October is Breast Cancer Awareness month.  It's not too late to host a fundraiser for your favorite breast cancer related nonprofit.  Here is an A-Z list of ideas from the New Zealand Breast Cancer Foundation:

A  Abseiling, Afternoon Tea

B  Bling Your Bra, Bad Tie Day, Bingo, Bungee Jump

C  Cake Stall, Carol Singing, Car Wash

D   Dance Marathon, Dress-Down Day, Dinner & Dance

E   Easter Egg Hunt, Expert Talks, Eating Competition

F  Fashion Show, Fun Run

G  Girl's Night In, Garden Party, Golf Day, Go Karting

H  Head Shave, Hockey Tournament, Halloween party

I   International Food Evening, Ironing

J  Jail Break, Jazz Concert, Judo Competition

K  Karaoke, Knitting Sale

L   Leg Waxing, Line Dancing, Left-Handed Day

M  Masquerade Ball, Music Quiz

N   Non-uniform Day, Nature trail, Netball Tournament

O   Open House, Opera Concert, Obstacle course

P   Pink Party, Pink Day, Pink Ribbon Breakfast, Pink Anything!

Q  Quiz Night

R   Rugby Tournament, Raffle, Relay Race, Rock ‘n’ Roll Night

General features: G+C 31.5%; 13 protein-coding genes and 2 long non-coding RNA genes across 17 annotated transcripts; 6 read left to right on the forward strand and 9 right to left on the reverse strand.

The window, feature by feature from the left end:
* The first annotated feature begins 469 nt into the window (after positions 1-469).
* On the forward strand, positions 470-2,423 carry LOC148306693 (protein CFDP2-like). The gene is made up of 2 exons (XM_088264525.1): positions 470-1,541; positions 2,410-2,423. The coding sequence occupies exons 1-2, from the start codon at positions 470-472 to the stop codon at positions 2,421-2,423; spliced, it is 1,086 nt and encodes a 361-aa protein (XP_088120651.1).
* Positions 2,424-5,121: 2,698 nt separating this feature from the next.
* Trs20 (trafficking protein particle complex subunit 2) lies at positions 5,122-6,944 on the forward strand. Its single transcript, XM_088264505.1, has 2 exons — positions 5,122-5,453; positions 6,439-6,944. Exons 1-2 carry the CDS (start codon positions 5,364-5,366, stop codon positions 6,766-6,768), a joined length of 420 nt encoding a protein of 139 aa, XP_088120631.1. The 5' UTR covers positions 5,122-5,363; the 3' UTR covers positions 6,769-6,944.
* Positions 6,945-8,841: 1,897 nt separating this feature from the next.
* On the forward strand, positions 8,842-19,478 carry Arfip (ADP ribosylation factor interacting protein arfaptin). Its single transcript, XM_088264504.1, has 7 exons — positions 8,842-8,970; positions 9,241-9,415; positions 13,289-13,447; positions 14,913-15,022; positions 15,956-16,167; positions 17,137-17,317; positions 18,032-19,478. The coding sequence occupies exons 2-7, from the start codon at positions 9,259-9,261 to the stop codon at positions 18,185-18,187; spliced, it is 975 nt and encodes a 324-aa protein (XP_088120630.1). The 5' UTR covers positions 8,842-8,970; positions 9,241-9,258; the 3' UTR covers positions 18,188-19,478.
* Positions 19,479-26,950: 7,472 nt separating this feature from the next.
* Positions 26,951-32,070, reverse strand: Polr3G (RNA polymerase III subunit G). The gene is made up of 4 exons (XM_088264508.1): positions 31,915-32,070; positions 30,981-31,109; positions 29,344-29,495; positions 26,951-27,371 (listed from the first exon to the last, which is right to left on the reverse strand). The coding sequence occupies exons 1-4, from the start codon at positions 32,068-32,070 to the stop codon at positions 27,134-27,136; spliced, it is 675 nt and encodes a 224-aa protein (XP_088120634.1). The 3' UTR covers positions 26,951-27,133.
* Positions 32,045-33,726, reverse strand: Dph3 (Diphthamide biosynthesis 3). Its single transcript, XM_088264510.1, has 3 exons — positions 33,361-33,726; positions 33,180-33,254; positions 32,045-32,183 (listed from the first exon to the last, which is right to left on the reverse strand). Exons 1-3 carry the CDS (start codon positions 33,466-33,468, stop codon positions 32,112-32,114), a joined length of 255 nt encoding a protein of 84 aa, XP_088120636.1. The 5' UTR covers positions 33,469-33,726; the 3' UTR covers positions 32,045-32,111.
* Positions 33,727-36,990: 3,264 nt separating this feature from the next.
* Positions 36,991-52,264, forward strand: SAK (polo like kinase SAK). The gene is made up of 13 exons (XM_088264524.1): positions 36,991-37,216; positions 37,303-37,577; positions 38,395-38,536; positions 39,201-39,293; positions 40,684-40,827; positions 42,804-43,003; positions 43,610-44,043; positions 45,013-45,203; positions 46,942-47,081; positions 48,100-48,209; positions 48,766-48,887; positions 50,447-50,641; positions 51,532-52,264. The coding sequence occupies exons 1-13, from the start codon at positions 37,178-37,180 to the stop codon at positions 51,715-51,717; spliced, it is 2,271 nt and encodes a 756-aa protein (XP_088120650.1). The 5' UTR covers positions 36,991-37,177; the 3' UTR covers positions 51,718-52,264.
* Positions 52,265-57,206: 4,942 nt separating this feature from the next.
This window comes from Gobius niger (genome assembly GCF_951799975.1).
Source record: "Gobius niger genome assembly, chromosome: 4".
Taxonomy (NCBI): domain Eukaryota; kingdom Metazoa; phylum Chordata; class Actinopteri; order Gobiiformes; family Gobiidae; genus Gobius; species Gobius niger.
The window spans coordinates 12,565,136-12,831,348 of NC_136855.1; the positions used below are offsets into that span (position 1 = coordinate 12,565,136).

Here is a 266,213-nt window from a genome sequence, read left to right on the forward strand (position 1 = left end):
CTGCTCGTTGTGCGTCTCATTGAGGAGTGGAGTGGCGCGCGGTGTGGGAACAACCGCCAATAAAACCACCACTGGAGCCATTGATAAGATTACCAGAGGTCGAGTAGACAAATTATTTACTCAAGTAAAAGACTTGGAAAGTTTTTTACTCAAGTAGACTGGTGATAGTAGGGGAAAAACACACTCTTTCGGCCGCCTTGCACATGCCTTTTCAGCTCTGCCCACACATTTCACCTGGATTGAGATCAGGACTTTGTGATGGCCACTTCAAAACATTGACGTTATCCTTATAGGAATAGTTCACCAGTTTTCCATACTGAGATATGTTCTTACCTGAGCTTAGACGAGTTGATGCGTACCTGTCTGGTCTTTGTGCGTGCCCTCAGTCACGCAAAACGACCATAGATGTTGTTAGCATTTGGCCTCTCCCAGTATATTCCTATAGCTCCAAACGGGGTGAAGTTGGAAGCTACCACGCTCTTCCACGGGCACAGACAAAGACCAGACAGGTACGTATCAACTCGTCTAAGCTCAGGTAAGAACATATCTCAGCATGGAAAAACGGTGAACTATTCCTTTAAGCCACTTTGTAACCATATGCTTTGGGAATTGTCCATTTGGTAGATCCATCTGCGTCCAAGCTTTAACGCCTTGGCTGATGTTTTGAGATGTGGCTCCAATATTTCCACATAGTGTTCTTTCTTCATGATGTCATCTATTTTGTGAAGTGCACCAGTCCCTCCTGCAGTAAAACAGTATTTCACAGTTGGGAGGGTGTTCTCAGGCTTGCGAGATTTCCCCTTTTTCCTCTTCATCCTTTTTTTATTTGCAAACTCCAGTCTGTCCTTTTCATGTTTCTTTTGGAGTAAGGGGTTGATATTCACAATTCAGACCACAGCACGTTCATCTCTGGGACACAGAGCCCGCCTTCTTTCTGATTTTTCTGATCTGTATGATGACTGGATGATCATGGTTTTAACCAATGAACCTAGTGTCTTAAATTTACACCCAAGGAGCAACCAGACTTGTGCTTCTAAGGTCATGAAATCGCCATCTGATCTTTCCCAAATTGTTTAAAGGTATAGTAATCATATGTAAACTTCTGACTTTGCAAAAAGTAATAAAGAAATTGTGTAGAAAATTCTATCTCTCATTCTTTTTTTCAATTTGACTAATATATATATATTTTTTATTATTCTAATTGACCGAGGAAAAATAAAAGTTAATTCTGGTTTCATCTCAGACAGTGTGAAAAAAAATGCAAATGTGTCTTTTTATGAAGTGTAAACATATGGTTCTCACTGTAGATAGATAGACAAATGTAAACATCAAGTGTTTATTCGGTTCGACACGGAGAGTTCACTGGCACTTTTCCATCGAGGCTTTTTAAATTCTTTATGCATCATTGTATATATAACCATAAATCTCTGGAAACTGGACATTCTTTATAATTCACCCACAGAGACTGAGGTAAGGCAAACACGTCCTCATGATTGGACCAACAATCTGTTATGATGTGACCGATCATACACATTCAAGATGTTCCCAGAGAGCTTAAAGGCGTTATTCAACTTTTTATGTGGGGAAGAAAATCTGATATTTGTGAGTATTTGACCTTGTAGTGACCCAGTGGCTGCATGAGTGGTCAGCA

S    School Fair, Sky Dive, Sponsored Anything!

T  Talent Competition, Tombola, Teddy Bear’s Picnic

U   Unwanted Gifts Sale

W  Wine-tasting, Window Cleaning, Wear Pink

X   X-Factor themed party, Xylophone concert

Y   Yo-yo tournament, Yoga session, Yacht Race

Z  Zumba Party

Thursday, October 9, 2014

"We are all sea creatures"

C. Coimbra Photo
Mission Blue is a global initiative of the Sylvia Earle Alliance, a 501c3 organization, which was formed in response to Sylvia Earle’s 2009 TED Prize wish. 

Dr. Earle urged people “to use all means at your disposal — films, expeditions, the web, new submarines — to create a campaign to ignite public support for a global network of marine protected areas; Hope Spots large enough to save and restore the blue heart of the planet.”


Currently, the Mission Blue community includes 90+ respected ocean conservation groups and like-minded organizations — from large multinational companies down to individual scientific teams doing important research.

--From the Mission Blue website




Wednesday, October 8, 2014

Accepting Another's Pain

C. Coimbra photo